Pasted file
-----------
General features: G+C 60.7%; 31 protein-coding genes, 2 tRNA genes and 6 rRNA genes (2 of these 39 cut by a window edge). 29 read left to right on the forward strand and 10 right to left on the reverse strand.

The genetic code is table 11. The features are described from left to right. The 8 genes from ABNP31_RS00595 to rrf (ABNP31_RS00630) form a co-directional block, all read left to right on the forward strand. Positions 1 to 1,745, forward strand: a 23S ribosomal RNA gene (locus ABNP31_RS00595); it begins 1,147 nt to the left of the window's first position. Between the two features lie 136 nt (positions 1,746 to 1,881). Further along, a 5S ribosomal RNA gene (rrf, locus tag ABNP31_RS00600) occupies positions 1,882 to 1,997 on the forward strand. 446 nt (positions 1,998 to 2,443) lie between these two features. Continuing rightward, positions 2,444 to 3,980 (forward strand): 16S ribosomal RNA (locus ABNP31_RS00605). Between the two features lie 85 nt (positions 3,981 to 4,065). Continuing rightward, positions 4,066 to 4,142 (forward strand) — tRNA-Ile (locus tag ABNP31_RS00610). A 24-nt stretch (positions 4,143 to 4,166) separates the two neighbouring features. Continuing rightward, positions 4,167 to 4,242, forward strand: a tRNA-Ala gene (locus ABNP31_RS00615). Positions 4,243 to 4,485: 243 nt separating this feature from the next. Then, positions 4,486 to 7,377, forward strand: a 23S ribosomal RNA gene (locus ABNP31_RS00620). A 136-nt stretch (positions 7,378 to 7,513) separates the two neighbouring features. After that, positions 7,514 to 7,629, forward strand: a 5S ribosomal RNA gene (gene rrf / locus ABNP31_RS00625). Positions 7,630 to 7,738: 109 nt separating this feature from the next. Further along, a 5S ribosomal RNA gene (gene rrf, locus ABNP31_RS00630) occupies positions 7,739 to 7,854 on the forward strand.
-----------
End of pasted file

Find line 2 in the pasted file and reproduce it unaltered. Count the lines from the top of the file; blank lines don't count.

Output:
The genetic code is table 11. The features are described from left to right. The 8 genes from ABNP31_RS00595 to rrf (ABNP31_RS00630) form a co-directional block, all read left to right on the forward strand. Positions 1 to 1,745, forward strand: a 23S ribosomal RNA gene (locus ABNP31_RS00595); it begins 1,147 nt to the left of the window's first position. Between the two features lie 136 nt (positions 1,746 to 1,881). Further along, a 5S ribosomal RNA gene (rrf, locus tag ABNP31_RS00600) occupies positions 1,882 to 1,997 on the forward strand. 446 nt (positions 1,998 to 2,443) lie between these two features. Continuing rightward, positions 2,444 to 3,980 (forward strand): 16S ribosomal RNA (locus ABNP31_RS00605). Between the two features lie 85 nt (positions 3,981 to 4,065). Continuing rightward, positions 4,066 to 4,142 (forward strand) — tRNA-Ile (locus tag ABNP31_RS00610). A 24-nt stretch (positions 4,143 to 4,166) separates the two neighbouring features. Continuing rightward, positions 4,167 to 4,242, forward strand: a tRNA-Ala gene (locus ABNP31_RS00615). Positions 4,243 to 4,485: 243 nt separating this feature from the next. Then, positions 4,486 to 7,377, forward strand: a 23S ribosomal RNA gene (locus ABNP31_RS00620). A 136-nt stretch (positions 7,378 to 7,513) separates the two neighbouring features. After that, positions 7,514 to 7,629, forward strand: a 5S ribosomal RNA gene (gene rrf / locus ABNP31_RS00625). Positions 7,630 to 7,738: 109 nt separating this feature from the next. Further along, a 5S ribosomal RNA gene (gene rrf, locus ABNP31_RS00630) occupies positions 7,739 to 7,854 on the forward strand.